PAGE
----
Abu Dhabi, UAEMonday 6 April 2020

Women in the Arab Spring

Will women benefit from the gains earned during this year of political upheaval? Readers believe the answer can be yes. Other leter topics today: unwanted SMS messages, banking woes and questions on Estidama.
The Dubai Debates topic of women's role in the Arab uprisings, including the Tahrir Square protests that toppled Hosni Mubarak, elicits different points of view from readers about historical trends. Tara Todras-Whitehill / AP
The Dubai Debates topic of women's role in the Arab uprisings, including the Tahrir Square protests that toppled Hosni Mubarak, elicits different points of view from readers about historical trends. Tara Todras-Whitehill / AP

The Arab Spring offers new possibilities of empowering women by providing them equal opportunities in education and employment. However, in the article Arab Spring 'may set women back' (December 20), Dr Ebtisam Al Ketbi from UAE University expressed her fears about Salafists who believe that women need constant protection and that their place is only at home instead of the office, shops or factories.

If women are denied employment or socio-political roles, they will not strive for higher or professional education.

Fear is the basis of all sorts of suppression and denial of freedoms, including employment and justice for women. Some men have made effective use of religion to suppress women so as to make them weak and submissive.

History teaches us that even in the Arab World, women have played a vital socio-economic and religious role.

And with the emergence of political stability, rule of law and universal education, women are made equal before the law. Empowered women do not need any special protection or support from men as they too can earn and serve society, sometimes in a better and more efficient way than men.

Any society will remain poor and backward as long as it does not empower the women. A root cause of poverty, backwardness and illiteracy in the Arab World is its inability to make use of the vast and untapped power of women.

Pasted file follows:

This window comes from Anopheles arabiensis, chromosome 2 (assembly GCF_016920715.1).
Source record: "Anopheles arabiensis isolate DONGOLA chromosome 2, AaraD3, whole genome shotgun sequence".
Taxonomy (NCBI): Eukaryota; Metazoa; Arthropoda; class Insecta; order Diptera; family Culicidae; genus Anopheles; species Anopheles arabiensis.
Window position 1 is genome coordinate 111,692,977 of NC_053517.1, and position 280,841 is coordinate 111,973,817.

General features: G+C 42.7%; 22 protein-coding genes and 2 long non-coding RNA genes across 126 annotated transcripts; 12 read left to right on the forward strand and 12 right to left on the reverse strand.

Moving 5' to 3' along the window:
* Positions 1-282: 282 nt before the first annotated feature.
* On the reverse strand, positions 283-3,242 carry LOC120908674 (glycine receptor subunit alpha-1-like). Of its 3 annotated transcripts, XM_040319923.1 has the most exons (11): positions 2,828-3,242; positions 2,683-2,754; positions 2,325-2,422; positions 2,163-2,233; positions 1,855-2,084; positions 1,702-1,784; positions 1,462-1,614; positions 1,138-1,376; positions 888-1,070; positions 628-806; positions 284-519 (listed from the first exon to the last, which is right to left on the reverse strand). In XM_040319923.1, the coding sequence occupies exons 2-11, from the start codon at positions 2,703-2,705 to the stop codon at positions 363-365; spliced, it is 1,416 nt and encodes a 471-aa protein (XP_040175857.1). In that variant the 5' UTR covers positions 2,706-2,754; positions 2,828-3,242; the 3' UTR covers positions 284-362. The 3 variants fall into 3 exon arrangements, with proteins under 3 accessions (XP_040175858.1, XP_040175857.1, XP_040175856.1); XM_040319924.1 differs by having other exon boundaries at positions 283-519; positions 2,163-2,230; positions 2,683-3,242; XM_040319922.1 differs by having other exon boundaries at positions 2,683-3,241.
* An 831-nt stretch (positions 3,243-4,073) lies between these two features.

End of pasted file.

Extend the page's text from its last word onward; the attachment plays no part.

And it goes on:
Dr Raju Mathew, Al Ain

This is yet another case of defining acceptability by the western norm. The hangover of colonialism is still hovering over the minds of educated women using the western model.

If they bothered to investigate, these so-called Arab feminists would discover that the rise of women's rights in the West was during the Second World War when there were fewer men to do jobs.


du responds about unwanted SMS

With reference to the letter SMS message should be blocked (December 9), we are delighted to inform the letter-writer that we do offer an opt-out for our customers who no longer wish to receive promotional SMS messages from us.

This is in accordance with the Telecommunications Regulatory Authority's Unsolicited Electronic Communications Regulatory Policy. To stop receiving promotional messages, our customers simply need to send a blank SMS to 5293. We will process their request within 14 days.

Saleem AlBalooshi, senior vice president, customer operations, du

Banking as model of Emiratisation

Regarding the article Bankers work hard to improve staff skills (November 30), overall banks have been reducing head-counts globally and I believe that the situation is no different in the Gulf.

However, banks do require people with special skill sets especially when a new business is started or if there is a major change in the product offered. Instead of retraining the resources, banks might adopt a strategy of sacking the existing staff and recruiting an experienced banker with relevant skill sets.

Banks do this when there is an abundant supply of human resources and a huge pressure to bring in revenues on day one.

Localisation in the Middle East has met with challenges, too, as banks can no longer just hire a group of college kids and expect them to have a good time. Banks are hiring locals with customer-centric and banking backgrounds. There is a lot of investment put in training the young graduates to take up roles in different departments in the bank.

Banking is one industry where localisation has worked very well. In the UAE, Emiratisation is a success story that could be repeated across the Gulf. Over a period of time, Emiratis have grown to take up strategically important positions in banks.

I think localisation will be fully successful when you see a 30 per cent ratio of Emiratis at DIFC banks.

Tony Hales, Dubai

Missing links in Estidama article

In reference to the article Estidama starts to win over doubters (December 18), I checked the Estidama website and it says the goal is: "To assure that sustainability is continually addressed through four predefined angles: environmental, economic, social and cultural."

The article doesn't talk about the progress made on the economic, social and cultural angles.

If what the engineering consultants say is true - that only big developers like Aldar know about what is in the mandatory code and many small developers are unaware of it - then Estidama must do more. It must begin to take the message to all the stakeholders - that is the people of Abu Dhabi.

Santosh S, Abu Dhabi

Updated: December 21, 2011 04:00 AM